Danger signs for nerve damage include pain (generally described as sharp/shooting), weakness, tightness, stress, tingling, and numbness. These generally occur QUICKLY, sometimes instantly, and should be acted on immediately. Nerve damage can occur either by stretching of the nerve (for instance by over-extending the arms over the head for extended periods of time) or by compression (for instance rope pressing up against the armpit). “Mechanisms of nerve injury include direct pressure, repetitive microtrauma, and stretch- or compression-induced ischemia. The degree of injury is related to the severity and extent (time) of compression.” As a guideline: The more force and the longer the time, the greater the damage will be. Nerve irritation that is immediately resolved leads only to temporary nerve damage (“numbness” that goes away quickly). Any prolonged irritation can lead to semi-permanent damage or to permanent loss of function.
While communicating with the bottom and checking in frequently is of paramount importance, there are a few other things tops can do during the scene to help decrease risk of nerve injury. This includes watching for signs of trouble (like the bottom wiggling fingers or self-adjusting ropes) and paying attention to body language. Another thing that may help is to multiply the points of tension to spread the pressure over a wider area (in rope-speak: use more wrapping turns!). Often, hands are the first area where the bottom experiences problems. If possible, arrange the bondage so the hands can be easily released without having to undo everything else first.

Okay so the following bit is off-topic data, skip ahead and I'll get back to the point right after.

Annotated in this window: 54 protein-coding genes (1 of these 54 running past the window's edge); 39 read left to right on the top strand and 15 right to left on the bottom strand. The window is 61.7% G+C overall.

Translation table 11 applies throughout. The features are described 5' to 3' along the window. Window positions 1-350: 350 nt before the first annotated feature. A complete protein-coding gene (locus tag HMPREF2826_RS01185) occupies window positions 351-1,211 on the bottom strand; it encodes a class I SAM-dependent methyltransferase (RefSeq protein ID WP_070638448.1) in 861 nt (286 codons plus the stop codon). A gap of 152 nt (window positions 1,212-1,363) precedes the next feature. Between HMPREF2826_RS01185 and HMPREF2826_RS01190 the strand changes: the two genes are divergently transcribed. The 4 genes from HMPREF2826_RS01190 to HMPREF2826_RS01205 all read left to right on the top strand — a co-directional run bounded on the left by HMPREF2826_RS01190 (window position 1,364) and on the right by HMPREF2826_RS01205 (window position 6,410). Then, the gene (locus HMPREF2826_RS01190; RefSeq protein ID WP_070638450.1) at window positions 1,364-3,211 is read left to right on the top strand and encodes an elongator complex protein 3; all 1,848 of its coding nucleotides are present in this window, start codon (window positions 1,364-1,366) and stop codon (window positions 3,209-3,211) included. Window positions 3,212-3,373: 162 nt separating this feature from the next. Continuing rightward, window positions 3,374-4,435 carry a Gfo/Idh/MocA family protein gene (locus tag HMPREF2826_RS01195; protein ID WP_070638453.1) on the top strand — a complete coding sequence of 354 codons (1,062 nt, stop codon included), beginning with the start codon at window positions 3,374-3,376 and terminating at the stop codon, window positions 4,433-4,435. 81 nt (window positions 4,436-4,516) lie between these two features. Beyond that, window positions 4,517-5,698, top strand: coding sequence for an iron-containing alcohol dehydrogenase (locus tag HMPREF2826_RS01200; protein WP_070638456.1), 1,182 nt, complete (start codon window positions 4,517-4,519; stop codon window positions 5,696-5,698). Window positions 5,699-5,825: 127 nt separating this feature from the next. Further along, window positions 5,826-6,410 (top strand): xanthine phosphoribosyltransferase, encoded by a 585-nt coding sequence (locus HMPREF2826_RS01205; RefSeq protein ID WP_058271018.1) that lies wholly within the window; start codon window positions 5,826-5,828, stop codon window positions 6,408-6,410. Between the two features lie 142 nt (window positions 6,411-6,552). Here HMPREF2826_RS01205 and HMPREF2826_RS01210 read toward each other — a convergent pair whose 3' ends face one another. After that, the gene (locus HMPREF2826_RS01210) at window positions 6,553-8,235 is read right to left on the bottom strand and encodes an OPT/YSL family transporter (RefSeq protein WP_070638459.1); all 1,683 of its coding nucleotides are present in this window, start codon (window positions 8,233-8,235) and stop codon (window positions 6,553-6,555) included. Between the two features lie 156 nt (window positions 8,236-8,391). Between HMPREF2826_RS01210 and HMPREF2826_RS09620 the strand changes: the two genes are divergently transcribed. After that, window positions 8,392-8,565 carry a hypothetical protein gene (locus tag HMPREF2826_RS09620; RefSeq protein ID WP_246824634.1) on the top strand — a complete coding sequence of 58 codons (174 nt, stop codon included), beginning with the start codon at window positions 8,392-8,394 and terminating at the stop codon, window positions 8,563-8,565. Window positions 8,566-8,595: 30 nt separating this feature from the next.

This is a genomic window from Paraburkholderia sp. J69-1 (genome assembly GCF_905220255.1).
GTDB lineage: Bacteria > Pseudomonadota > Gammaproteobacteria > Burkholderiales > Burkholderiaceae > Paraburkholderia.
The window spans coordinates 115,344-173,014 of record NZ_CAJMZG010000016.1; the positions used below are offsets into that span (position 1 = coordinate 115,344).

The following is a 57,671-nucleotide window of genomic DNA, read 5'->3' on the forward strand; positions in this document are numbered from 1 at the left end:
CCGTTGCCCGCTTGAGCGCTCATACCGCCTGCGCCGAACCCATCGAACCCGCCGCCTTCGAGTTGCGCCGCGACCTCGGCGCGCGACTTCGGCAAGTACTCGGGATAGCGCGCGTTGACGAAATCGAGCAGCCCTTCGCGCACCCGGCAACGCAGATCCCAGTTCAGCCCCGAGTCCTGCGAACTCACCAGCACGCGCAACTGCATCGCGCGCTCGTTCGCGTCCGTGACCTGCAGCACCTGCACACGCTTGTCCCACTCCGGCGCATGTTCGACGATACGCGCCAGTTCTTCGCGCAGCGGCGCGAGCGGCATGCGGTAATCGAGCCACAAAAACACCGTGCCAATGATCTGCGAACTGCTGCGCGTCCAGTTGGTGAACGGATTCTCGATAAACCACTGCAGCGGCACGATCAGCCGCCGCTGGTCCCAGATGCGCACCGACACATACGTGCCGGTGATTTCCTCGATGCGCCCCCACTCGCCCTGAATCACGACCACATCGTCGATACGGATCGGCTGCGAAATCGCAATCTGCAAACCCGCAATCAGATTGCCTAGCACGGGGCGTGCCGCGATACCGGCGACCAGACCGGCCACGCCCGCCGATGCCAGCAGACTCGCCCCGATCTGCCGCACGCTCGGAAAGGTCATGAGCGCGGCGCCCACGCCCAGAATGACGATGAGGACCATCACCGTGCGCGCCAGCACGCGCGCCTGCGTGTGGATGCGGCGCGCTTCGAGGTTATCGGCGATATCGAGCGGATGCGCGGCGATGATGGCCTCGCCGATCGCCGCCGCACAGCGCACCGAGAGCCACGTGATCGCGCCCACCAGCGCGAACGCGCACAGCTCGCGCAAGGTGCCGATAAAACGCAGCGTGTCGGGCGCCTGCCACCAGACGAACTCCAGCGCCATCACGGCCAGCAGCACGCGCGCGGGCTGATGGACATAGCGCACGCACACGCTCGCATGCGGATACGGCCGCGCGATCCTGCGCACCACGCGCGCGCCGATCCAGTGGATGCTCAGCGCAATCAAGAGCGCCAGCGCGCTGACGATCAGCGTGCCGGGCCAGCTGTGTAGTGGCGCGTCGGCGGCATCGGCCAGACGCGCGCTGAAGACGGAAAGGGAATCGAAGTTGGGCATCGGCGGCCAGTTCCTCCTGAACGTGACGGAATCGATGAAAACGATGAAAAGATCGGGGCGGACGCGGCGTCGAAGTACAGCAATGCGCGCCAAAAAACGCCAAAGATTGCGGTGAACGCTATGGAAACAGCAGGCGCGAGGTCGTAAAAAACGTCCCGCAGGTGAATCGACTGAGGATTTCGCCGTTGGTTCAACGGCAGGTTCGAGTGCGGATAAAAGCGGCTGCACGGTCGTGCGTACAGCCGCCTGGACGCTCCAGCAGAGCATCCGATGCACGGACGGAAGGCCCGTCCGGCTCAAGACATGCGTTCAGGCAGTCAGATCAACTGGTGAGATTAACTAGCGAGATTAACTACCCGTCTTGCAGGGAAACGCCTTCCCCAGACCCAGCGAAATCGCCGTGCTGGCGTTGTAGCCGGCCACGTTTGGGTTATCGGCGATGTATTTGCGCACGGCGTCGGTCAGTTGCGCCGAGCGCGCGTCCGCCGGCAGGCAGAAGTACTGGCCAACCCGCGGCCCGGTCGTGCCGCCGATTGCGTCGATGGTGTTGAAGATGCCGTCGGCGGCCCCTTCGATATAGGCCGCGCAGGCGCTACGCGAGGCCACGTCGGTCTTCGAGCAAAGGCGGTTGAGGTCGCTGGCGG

Some bondage tops say that they don’t worry about rapidly untying a bottom with symptoms of nerve damage, because “once it’s done, it’s done.” This is a gross misunderstanding of the physiology of nerve damage. While it’s true that you can’t un-do an injury that has already occurred, nerve damage is not an all-or-nothing thing- it happens on a continuum and immediately taking steps to address it may keep a minor injury from turning into permanent damage. There is also emerging evidence, both in scientific journals and also anecdotally in the bondage community, that nerve injuries can be cumulative.
Certain nerves and blood vessels need special consideration in bondage:
- Radial nerve – on the outside of the arm in the valley between the triceps and the deltoid. Do not place rope in or just below this valley.
- Brachial plexus – in the armpit. Do not place knots, bulges or joins in the armpit. This area can be impacted by rope OR mere positioning (holding the arm back awkwardly can pinch it over time).
- Wrists - To avoid neuropathy, don’t pinch the nerves in the wrist.
- Femoral artery – about 4 inches below the groin. Do not restrict the flow of blood to the legs by placing tight ropes, joinings or knots in this area.
- All nerves and veins in the neck - Do not place ropes across the front of the neck, this can cause unintentional asphyxiation.
- Regularly test for restricted blood flow or nerve pinches. Check the Bottom’s skin temperature and color before and during the scene. Have the bottom squeeze two of your fingers together and monitor the strength of their grip periodically.